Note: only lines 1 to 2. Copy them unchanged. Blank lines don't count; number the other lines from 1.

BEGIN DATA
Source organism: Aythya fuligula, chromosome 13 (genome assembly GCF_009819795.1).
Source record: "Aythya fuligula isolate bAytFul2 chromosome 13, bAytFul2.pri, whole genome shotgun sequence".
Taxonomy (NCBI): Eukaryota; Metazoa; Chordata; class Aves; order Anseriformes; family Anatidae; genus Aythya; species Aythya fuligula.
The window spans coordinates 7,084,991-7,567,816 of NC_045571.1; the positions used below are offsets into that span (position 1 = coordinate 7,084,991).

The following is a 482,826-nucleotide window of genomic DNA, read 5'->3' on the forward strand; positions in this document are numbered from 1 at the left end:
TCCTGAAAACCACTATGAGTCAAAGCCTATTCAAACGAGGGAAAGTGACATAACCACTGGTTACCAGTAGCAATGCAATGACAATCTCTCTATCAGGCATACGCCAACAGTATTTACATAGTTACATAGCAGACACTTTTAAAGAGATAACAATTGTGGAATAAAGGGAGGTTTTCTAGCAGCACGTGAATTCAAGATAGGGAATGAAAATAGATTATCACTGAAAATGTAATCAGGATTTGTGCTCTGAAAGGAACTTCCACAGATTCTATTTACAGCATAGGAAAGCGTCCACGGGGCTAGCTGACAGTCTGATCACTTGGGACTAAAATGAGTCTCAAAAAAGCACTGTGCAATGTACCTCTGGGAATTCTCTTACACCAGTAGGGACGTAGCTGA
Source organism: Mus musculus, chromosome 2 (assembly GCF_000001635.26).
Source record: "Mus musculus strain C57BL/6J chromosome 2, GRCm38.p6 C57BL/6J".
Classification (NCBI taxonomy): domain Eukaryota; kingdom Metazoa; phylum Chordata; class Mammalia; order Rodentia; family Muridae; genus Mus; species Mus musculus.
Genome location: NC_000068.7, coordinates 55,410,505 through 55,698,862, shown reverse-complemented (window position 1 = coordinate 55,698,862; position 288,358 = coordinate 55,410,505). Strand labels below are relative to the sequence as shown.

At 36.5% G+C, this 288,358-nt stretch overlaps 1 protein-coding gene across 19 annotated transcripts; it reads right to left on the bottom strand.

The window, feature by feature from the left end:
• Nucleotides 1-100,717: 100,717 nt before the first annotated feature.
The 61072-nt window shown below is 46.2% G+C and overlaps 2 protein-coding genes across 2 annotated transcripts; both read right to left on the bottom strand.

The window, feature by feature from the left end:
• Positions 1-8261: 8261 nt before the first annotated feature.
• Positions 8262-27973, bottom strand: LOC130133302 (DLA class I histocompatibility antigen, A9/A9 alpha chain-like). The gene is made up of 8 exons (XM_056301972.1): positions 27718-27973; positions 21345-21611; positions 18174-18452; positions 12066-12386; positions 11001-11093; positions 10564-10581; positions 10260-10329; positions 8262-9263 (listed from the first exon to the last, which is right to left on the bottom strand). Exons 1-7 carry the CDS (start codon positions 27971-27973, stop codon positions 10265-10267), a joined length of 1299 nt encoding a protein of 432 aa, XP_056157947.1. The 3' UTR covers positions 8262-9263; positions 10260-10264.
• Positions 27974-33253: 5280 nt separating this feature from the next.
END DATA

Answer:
Source organism: Aythya fuligula, chromosome 13 (genome assembly GCF_009819795.1).
Source record: "Aythya fuligula isolate bAytFul2 chromosome 13, bAytFul2.pri, whole genome shotgun sequence".